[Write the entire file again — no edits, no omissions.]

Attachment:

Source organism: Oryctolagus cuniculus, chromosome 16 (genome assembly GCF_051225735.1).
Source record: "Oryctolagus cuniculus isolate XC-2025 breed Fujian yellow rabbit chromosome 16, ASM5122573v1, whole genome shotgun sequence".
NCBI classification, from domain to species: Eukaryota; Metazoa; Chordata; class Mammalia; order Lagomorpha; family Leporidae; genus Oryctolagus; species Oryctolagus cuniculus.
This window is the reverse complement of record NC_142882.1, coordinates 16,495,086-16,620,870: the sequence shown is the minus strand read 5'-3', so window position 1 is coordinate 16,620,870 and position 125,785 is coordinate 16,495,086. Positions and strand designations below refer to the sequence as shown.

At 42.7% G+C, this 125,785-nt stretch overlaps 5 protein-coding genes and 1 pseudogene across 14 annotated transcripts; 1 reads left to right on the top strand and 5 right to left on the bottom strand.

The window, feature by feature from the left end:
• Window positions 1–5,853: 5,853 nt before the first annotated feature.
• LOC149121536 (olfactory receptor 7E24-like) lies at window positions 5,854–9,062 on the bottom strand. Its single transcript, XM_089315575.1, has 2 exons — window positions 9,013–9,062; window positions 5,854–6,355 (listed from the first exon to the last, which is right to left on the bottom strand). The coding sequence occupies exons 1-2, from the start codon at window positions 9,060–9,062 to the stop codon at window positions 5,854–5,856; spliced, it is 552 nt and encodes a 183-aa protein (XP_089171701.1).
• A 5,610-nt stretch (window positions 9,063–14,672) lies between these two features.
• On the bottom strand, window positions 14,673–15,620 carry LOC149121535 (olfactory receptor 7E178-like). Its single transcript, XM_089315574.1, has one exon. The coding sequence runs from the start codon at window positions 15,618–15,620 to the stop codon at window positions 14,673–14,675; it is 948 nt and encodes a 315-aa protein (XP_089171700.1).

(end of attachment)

Source organism: Oryctolagus cuniculus, chromosome 16 (genome assembly GCF_051225735.1).
Source record: "Oryctolagus cuniculus isolate XC-2025 breed Fujian yellow rabbit chromosome 16, ASM5122573v1, whole genome shotgun sequence".
NCBI classification, from domain to species: Eukaryota; Metazoa; Chordata; class Mammalia; order Lagomorpha; family Leporidae; genus Oryctolagus; species Oryctolagus cuniculus.
This window is the reverse complement of record NC_142882.1, coordinates 16,495,086-16,620,870: the sequence shown is the minus strand read 5'-3', so window position 1 is coordinate 16,620,870 and position 125,785 is coordinate 16,495,086. Positions and strand designations below refer to the sequence as shown.

At 42.7% G+C, this 125,785-nt stretch overlaps 5 protein-coding genes and 1 pseudogene across 14 annotated transcripts; 1 reads left to right on the top strand and 5 right to left on the bottom strand.

The window, feature by feature from the left end:
• Window positions 1–5,853: 5,853 nt before the first annotated feature.
• LOC149121536 (olfactory receptor 7E24-like) lies at window positions 5,854–9,062 on the bottom strand. Its single transcript, XM_089315575.1, has 2 exons — window positions 9,013–9,062; window positions 5,854–6,355 (listed from the first exon to the last, which is right to left on the bottom strand). The coding sequence occupies exons 1-2, from the start codon at window positions 9,060–9,062 to the stop codon at window positions 5,854–5,856; spliced, it is 552 nt and encodes a 183-aa protein (XP_089171701.1).
• A 5,610-nt stretch (window positions 9,063–14,672) lies between these two features.
• On the bottom strand, window positions 14,673–15,620 carry LOC149121535 (olfactory receptor 7E178-like). Its single transcript, XM_089315574.1, has one exon. The coding sequence runs from the start codon at window positions 15,618–15,620 to the stop codon at window positions 14,673–14,675; it is 948 nt and encodes a 315-aa protein (XP_089171700.1).